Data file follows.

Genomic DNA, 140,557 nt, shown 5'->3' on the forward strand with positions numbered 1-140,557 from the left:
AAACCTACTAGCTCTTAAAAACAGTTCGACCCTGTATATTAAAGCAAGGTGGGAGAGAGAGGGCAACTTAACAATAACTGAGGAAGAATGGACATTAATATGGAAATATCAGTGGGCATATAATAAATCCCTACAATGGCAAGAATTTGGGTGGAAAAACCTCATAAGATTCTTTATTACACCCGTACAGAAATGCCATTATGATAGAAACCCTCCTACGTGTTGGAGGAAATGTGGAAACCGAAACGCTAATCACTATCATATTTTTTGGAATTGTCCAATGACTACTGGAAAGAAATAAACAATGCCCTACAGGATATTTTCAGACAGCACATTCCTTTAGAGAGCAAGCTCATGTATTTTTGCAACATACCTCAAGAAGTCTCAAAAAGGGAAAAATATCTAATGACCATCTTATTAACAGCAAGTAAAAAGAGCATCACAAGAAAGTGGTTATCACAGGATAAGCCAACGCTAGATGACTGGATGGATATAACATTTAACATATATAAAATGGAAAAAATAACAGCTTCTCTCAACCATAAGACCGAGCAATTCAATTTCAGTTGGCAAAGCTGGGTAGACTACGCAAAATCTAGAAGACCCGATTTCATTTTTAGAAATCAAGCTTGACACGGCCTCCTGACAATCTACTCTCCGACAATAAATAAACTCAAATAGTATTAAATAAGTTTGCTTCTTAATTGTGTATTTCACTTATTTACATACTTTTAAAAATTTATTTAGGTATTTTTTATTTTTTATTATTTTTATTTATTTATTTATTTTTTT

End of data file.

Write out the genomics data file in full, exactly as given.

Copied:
Genomic DNA, 140,557 nt, shown 5'->3' on the forward strand with positions numbered 1-140,557 from the left:
AAACCTACTAGCTCTTAAAAACAGTTCGACCCTGTATATTAAAGCAAGGTGGGAGAGAGAGGGCAACTTAACAATAACTGAGGAAGAATGGACATTAATATGGAAATATCAGTGGGCATATAATAAATCCCTACAATGGCAAGAATTTGGGTGGAAAAACCTCATAAGATTCTTTATTACACCCGTACAGAAATGCCATTATGATAGAAACCCTCCTACGTGTTGGAGGAAATGTGGAAACCGAAACGCTAATCACTATCATATTTTTTGGAATTGTCCAATGACTACTGGAAAGAAATAAACAATGCCCTACAGGATATTTTCAGACAGCACATTCCTTTAGAGAGCAAGCTCATGTATTTTTGCAACATACCTCAAGAAGTCTCAAAAAGGGAAAAATATCTAATGACCATCTTATTAACAGCAAGTAAAAAGAGCATCACAAGAAAGTGGTTATCACAGGATAAGCCAACGCTAGATGACTGGATGGATATAACATTTAACATATATAAAATGGAAAAAATAACAGCTTCTCTCAACCATAAGACCGAGCAATTCAATTTCAGTTGGCAAAGCTGGGTAGACTACGCAAAATCTAGAAGACCCGATTTCATTTTTAGAAATCAAGCTTGACACGGCCTCCTGACAATCTACTCTCCGACAATAAATAAACTCAAATAGTATTAAATAAGTTTGCTTCTTAATTGTGTATTTCACTTATTTACATACTTTTAAAAATTTATTTAGGTATTTTTTATTTTTTATTATTTTTATTTATTTATTTATTTTTTT